With the correct funding and ambition, we could be set to enter a golden age of Middle Eastern art.
Art has always told the story of the world it is created in. The most impactful works of art transcend time and borders, and they highlight the similarities and differences between cultures.
However, it is the paradox of society’s relationship with the arts that we all understand the intrinsic value of culture when associated with the past, yet contemporary art is rarely treated with the same reverence.
Art is serious business. More than this, it also has the power to bridge cultural divides and unite people. But if it is to continue to do so, we have to find ways to better support those creating art across the world.
Responsibility for effecting this change lies with both the art world itself, which needs to find a way to better value, market, and sell its practice, and with the institutions outside of the art world, the untapped market who can help to create a more sustainable arts economy.
We are seeing a perceptible shift in attitudes in the UK. The demand for culture is growing. Hotels are using art as competitive advantage, to attract a new guest profile, to tell meaningful stories, workplaces want art collections that visually reflect their values, while local and national government bodies increasingly see the value in installing art in public spaces to help drive footfall to the high street.
Where there was previously a divide between the art and corporate worlds, bridges are being built. Within this context, the Middle East is emerging as one of the most exciting regions to watch on the planet, a trend driven by spotting and supporting emerging local talent.
The Middle East is a region with a rich cultural history. It is historically significant, and it is the birthplace of huge artistic movements: from Arabic calligraphy that led to the Hurufiyya movement, to the Barjeel Art Foundation that was established to preserve modern and contemporary Arab art.
The art market has suffered throughout the pandemic. Disruption to physical events, including exhibitions and major art fairs, hit artist’s pockets. Most artists are freelancers, so there often was little or confusing government provision to protect against the losses incurred by lockdowns. In many countries, cultural funding is the first thing to be cut in an economic downturn. Yet the Middle East is emphatically bucking this trend.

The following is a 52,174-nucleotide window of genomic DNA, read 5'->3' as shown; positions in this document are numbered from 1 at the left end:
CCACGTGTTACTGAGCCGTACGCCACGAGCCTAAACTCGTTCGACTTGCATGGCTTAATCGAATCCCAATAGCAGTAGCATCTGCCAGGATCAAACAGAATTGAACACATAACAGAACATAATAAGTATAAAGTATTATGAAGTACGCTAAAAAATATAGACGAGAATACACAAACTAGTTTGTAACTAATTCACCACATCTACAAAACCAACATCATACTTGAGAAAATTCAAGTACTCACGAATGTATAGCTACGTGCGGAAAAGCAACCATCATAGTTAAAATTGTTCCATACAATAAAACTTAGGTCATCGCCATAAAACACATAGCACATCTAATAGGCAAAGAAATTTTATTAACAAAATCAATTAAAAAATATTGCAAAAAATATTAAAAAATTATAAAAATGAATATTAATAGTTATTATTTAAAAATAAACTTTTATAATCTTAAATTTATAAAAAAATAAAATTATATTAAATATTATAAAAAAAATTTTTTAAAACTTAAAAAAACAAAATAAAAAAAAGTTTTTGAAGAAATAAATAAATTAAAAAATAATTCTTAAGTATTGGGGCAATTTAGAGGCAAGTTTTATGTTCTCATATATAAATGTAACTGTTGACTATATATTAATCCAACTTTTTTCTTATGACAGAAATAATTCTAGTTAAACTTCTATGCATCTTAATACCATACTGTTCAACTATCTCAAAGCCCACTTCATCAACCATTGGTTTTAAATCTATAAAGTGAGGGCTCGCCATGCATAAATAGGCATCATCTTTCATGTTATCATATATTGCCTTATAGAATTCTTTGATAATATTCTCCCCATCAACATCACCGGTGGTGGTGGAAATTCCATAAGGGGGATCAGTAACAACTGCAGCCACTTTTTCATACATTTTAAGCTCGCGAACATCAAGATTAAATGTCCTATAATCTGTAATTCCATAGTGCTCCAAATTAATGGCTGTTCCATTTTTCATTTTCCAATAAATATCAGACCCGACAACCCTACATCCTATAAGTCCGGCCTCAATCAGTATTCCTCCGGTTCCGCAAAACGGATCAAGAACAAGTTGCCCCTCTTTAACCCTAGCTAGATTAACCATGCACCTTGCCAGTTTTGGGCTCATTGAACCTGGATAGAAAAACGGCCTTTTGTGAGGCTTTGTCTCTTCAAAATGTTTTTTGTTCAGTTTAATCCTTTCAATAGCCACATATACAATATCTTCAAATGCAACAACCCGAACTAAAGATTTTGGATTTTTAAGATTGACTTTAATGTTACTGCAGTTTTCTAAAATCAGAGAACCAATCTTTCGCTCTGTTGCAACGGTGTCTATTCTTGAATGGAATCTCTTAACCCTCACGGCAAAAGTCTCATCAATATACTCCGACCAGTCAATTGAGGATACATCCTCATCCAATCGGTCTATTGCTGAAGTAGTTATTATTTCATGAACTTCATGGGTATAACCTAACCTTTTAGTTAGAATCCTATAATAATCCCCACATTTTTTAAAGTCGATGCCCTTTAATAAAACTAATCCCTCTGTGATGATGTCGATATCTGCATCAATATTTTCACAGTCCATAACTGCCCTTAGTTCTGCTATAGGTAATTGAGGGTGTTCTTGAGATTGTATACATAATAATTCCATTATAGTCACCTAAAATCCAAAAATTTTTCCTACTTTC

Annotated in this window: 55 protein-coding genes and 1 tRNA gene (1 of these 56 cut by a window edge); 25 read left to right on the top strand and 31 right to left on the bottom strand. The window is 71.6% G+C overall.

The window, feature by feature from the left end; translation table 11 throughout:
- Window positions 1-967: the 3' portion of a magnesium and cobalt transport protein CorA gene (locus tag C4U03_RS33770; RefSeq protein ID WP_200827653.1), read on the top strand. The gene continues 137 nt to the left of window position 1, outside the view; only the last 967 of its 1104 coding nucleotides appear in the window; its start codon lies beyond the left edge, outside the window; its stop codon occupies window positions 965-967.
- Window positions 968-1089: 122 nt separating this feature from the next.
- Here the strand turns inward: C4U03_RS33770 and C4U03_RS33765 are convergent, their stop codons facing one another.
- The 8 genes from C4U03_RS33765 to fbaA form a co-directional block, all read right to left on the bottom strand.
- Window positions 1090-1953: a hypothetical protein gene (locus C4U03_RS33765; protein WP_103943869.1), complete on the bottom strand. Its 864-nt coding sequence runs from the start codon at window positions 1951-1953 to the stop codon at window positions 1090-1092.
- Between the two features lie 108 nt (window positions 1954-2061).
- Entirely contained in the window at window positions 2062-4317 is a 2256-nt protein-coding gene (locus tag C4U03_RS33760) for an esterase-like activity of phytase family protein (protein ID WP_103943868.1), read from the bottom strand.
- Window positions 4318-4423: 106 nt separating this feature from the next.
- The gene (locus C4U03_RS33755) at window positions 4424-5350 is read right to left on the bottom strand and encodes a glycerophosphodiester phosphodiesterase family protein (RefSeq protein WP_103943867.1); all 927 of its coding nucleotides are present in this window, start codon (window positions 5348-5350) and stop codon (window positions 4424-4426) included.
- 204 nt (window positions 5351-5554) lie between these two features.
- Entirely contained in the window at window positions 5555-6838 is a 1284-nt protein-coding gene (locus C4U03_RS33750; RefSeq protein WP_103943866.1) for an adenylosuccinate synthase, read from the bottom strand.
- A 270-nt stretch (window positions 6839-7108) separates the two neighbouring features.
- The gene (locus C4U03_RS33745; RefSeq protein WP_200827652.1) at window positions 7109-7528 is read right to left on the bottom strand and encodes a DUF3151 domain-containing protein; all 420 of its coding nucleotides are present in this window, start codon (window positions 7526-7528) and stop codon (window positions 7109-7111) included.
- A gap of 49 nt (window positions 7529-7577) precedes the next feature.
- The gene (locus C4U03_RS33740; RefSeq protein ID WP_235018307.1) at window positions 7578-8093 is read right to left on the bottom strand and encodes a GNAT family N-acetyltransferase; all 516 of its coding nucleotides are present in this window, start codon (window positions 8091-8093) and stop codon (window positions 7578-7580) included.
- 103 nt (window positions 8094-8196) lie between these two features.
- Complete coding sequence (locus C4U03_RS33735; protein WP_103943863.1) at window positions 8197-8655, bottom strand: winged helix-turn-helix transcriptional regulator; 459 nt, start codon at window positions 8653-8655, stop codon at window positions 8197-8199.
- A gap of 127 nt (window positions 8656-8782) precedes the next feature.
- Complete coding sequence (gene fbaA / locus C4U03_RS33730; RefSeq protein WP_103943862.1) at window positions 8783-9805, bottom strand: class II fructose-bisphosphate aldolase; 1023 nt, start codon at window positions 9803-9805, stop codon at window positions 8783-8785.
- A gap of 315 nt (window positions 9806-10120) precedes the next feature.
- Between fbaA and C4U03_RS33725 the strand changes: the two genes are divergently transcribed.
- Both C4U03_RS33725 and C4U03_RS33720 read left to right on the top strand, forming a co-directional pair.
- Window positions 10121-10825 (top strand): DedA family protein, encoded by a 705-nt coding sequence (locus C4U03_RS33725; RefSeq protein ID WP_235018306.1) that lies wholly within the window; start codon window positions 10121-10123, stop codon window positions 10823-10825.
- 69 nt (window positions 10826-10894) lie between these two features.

Funding is pouring into the region’s arts domain, with commissions from luxury hotels driving that change, and ambitious funding from government bodies turbocharging the growth of the regional art market. In 2021, Saudi Arabia launched its inaugural Noor Riyadh festival, with the level of investment aimed at catalyzing one of the biggest artistic events in the regions in hundreds of years, according to senior advisers on the projects.
For an emerging art market, the cost of art is noticeably higher, because of the government investment being made into the sector. It’s not uncommon to find upcoming artists from the Middle East selling at prices that established artists in the UK and Europe would command.
This trend is in stark contrast to what is happening in the UK, where a dearth of funding can dissuade young people from pursuing a career in the arts in favor of a career in, for example, science, technology, engineering, and mathematics (STEM). Indeed, the UK’s former education secretary Gavin Williamson announced a 50% funding cut for arts and design courses, with the money being redirected into STEM.
The knock-on effects of this are grave, with 92.1% of people working in the creative industries in the UK hailing from an advantaged socio-economic background, meaning that some of the best upcoming talent from other social classes are being lost, and creating a vicious cycle of lack of diversity and representation in the UK art market. Without a career pathway for the most talented people in the sector, and without the requisite funding to ensure that culture is being given the focus it deserves at an educational level, the arts will suffer in the UK.
A buoyant arts economy starts with education and promoting creative career opportunities. Of course, a market needs to be there, but the middle east is experiencing huge development across the region. The Gulf States can look forward to hosting major cultural events, including the World Cup in Doha, and with Saudi Vision 2030 coming into effect, the art industry is ripe for rapid development.
The region could learn from the mistakes other regions have made to create value across the market, to show creatives that their practice can be profitable, and to create strong partnerships between the corporate and creative worlds to the benefit of both. An opportunity exists to usher in a new golden age of art in the Middle East. However, to create and foster movements that will be remembered and lauded hundreds of years in the future, the onus must be on investing into culture today.
The Middle East region is taking the first steps on a bold path to stamp its authority on the global art market. The challenge now is to keep up the momentum. With the correct funding and ambition, we could be set to enter a golden age of Middle Eastern art.